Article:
[Video] Player-Controlled Replicating Physics Movement, Simulating Physics!

I have some amazing news!

**Massive Update! ~ Feb 21 2016**

Using a new algorithm that is a hybrid of both input replication and interpolation, I've now accomplished my goal of a game based on replicating player-controlled physics-simulating characters that can also platform freely!

**I can now fully support the network coding for a physics-based platformer multiplayer game!**

You won't believe it but in the video below I am testing with **200 millisecond simulated lag**!

The results are that good!

I am using a completely custom pawn for this, with my own skeletal mesh component! I am not using ACharacter replication system at all.


I invented an algorithm that supports replication of the movement of meshes that are player-controlled and simulating physics!

Replicating the movement of skeletal meshes that are simulating physics is one level of the issue I’ve been solving,

but the other level is when that replicated skeletal mesh movement is being controlled by a human player!

As you might well know from looking in the code base, replicating player-controlled movements over a realistic network situation is quite complicated!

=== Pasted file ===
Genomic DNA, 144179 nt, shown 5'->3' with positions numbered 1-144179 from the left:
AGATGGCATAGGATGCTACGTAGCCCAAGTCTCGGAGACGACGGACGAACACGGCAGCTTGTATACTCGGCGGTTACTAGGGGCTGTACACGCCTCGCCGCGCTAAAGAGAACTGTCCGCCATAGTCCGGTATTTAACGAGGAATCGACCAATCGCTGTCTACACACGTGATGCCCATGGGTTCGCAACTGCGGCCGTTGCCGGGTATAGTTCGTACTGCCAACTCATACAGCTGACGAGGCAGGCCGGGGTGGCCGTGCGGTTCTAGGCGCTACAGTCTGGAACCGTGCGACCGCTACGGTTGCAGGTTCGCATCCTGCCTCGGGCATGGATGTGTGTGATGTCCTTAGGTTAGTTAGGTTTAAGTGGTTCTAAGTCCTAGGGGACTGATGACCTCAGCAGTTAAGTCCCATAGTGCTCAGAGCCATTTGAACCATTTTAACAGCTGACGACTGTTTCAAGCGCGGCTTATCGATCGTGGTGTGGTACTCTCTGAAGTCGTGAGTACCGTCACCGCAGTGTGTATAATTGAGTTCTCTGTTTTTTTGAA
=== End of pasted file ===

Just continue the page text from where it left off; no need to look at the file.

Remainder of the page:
Well in this video I demonstrate replicating player-controlled movements of physics-simulating skeletal meshes!


**Realistic Network Lag**

I used these network settings forth both server and client for realitistic network testing!

You can stick the below into a .txt in your Engine/Binaries directory and then run it using exec filename.txt from the console of both clients and server.

Net PktLoss=1
Net PktOrder=0
Net PktDup=0
Net PktLag=75
Net PktLagVariance=0


In the video it looks like I am just rolling around, the reason it is significant is because the movements are replicating properly!

The right window is the client, who is watching the server move around accurately despite having to watch what the listen server is doing across a network!

**Secret Core of Algorithm**

I dont ever do hard "sets" of the Mesh's physics location, I only apply additional forces on the non-player simulated proxies to keep them up to date with what actual player's mesh is doing!

So each client and the server are being told what the correct physics mesh location is, but are then just applying additional forces to the replicated linear and angular velocity to get their proxies to the right position.

The actual player-controlled mesh does not receive any updates so that the player's experience is always smooth, instead the player-controlled mesh is updating all of its proxies over the network. :)

What This Means

This means multiplayer game where all the players are controlling physics simulating skeletal meshes!

Physics-based multiplayer game!

PS: Epic if you want this tech for ACharacter class, to check when a Character’s mesh is ragdolled and then run my code to keep the simulated ragdoll meshes in sync, let me know!

1 Like